BREXIT will be good for Brighton and Hove, Theresa May has told The Argus.

The Prime Minister has called on the country and the Remain-voting city to leave behind the divisions of last summer’s referendum and “enthusiastically embrace the opportunities” created by leaving the European Union.

And the Conservative leader said only by getting the best Brexit deal can she ensure the city’s under- pressure council, police force, schools and NHS would receive sufficient funding.

She also dismissed suggestions from across the Channel that the UK could be hit with a €100 billion bill for leaving the EU in two years’ time.

Mrs May visited The Argus offices in Manchester Street, Brighton, yesterday afternoon during a whistle-stop tour of three Sussex marginal seats in what she dubbed the country’s “most important election” in her lifetime.

The PM said she had “absolute confidence” in Brighton Kemptown candidate Simon Kirby as a strong advocate for Brexit as he defends his slim majority of 690.

The former pub owner was stripped of his Brexit responsibilities protecting financial services in January after misgivings from City bosses to be replaced by his Treasury junior Baroness Lucy Neville-Rolfe. Mr Kirby has been dubbed the invisible MP by election rivals.

The Prime Minister said Mr Kirby was still playing a Treasury role in Brexit negotiations.

In a wide-ranging interview she also made no assurances the Government would step in to end the Southern Rail dispute if she was returned to Downing Street but said she hoped the two sides would get around the table. She also insisted that direct driver-operated trains were safe and had been operating safely in England for more than 30 years.

She admitted her party had made administrative errors at the last election but would “continue to operate” within the campaign spending rules.

The Crown Prosecution Service has still to decide whether to bring election fraud charges against up to 30 MPs, officials and election agents.

Sussex Police investigated two claims of election expenses irregularities for Lewes candidates but ruled there was insufficient evidence to proceed while separate allegations were not proceeded with after prosecution time limits had expired.

Earlier in the day, the Prime Minister visited her home town of Eastbourne, where she lived until the age of three, to meet supporters before heading out to knock on doors.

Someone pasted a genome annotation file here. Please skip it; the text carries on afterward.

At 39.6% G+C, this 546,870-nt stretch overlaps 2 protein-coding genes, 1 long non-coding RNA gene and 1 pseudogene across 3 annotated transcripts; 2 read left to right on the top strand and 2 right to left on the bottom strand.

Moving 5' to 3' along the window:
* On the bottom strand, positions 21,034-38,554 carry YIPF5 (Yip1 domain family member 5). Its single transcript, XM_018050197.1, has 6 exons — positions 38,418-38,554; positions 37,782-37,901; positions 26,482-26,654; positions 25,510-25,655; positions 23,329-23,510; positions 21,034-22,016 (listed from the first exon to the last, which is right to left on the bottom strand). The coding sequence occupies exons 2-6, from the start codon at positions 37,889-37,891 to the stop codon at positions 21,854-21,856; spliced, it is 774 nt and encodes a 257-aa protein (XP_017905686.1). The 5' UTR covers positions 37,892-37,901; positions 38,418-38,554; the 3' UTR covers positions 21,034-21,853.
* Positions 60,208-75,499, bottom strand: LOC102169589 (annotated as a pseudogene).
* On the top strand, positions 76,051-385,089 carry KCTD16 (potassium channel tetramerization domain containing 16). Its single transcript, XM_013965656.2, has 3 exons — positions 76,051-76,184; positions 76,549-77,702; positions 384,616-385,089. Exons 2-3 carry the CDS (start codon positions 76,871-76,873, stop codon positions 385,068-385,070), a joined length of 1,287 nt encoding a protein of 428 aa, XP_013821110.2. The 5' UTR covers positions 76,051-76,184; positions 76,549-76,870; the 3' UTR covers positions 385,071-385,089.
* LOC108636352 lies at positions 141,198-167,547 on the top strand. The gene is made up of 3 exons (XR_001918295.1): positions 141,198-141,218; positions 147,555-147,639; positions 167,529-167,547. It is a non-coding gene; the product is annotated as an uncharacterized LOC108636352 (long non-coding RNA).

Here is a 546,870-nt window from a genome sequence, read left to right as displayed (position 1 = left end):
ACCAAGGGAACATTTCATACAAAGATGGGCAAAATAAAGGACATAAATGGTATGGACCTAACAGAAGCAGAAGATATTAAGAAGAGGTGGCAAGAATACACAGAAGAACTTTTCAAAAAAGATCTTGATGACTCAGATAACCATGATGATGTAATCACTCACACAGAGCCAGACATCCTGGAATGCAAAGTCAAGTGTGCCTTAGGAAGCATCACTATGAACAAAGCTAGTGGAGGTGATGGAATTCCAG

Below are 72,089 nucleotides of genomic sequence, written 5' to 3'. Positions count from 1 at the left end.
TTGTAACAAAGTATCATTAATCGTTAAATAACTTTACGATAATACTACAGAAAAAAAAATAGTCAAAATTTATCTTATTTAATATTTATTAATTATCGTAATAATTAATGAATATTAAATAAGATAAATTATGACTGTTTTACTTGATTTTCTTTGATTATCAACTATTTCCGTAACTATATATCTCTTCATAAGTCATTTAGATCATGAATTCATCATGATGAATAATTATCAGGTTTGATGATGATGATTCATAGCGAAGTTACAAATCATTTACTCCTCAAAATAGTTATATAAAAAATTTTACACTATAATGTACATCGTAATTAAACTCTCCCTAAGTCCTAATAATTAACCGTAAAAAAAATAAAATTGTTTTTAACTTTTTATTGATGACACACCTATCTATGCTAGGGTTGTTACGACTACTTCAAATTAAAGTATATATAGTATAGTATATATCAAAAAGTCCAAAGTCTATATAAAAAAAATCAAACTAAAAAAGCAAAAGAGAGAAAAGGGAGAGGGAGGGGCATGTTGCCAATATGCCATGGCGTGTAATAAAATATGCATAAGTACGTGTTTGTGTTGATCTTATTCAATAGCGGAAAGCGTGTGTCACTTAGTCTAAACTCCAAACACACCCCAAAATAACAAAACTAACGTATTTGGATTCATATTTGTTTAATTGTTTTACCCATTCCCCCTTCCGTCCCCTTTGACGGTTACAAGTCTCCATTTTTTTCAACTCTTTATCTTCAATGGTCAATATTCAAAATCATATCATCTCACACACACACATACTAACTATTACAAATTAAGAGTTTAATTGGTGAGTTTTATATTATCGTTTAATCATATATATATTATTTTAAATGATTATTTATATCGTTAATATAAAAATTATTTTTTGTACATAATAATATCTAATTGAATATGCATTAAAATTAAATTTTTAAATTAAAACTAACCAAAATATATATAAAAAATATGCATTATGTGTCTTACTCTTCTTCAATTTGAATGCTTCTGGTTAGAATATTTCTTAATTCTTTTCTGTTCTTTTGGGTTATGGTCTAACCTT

She also paid a visit to Lewes candidate Maria Caulfield who was campaigning in Seaford.

Ms Caulfield said: “Only Theresa May can provide the strong and stable leadership that this country needs and a vote for me locally will help to ensure that Theresa May is returned to Downing Street.

“A vote for anyone else will bring a coalition of chaos with Jeremy Corbyn as Prime Minister.

“Everyone said he couldn’t win the Labour leadership at 200-1, but he did.

“To ensure he doesn’t beat the odds again, everyone who doesn’t want Corbyn as PM should vote Conservative.”


IT started with a six-year-old cocker spaniel searching The Argus toilets for explosives.

Five hours later a silver Jaguar XJ, flanked by two Land Rovers, rolled down Manchester Street, Brighton.

The doors opened in unison and half a dozen burly men jumped out, clutching their earpieces.

Seconds later the Prime Minister emerged.

Dressed in a fitted stone-coloured jacket and brown trousers (impossible to say if they were worth £1,000), she skipped up the stairs and into The Argus boardroom to meet the editor.

There was no handbag but a statement necklace gave her outfit a bit of colour. The dozen or so red beads resembled giant gobstoppers.

And, of course, she was wearing her trademark leopard print shoes.

After a grilling from our local government reporter she was given a tour of the newsroom, shadowed by her two advisers.

“It’s good to be back in Sussex,” the Eastbourne-born 60-year-old told one of our reporters.

“Although I moved away when I was three, I still consider myself a Sussex girl.”

Like a particularly un-athletic FA Cup final line up, the editor walked her down the office, introducing her to staff as he went.

Some asked questions, others waited to be spoken to.

She may be the most powerful woman in the country but that didn’t faze Elsa Gillio, who heads up The Argus Appeal charity. After telling the Prime Minister of all the good work the charity does, our Elsa asked for the shoes off her feet for an auction.

There were a few nervous moments, the PM not entirely sure if Elsa was serious (she was). But she eventually declined.

Next she visited our sports desk and told our team of her love of cricket and athletics.

Albion reporter Andy Naylor informed her that Margaret Thatcher was elected in 1979, just 48 hours before Brighton reached the top flight. Perhaps an omen for June 8, he suggested? But Ms May was more keen to discuss cricket, telling him she once had a season ticket at Surrey.

With that it was time for her leave and the Jaguar was fired up.

“How are you getting back to London tonight Prime Minister?” asked one reporter. “The train,” she responded.

A collective “oooo” rang around the newsroom as she forced a smile.

Our leaders are often accused of living a privileged existence. But last night she perhaps got a taste of the real world, courtesy of Southern Rail.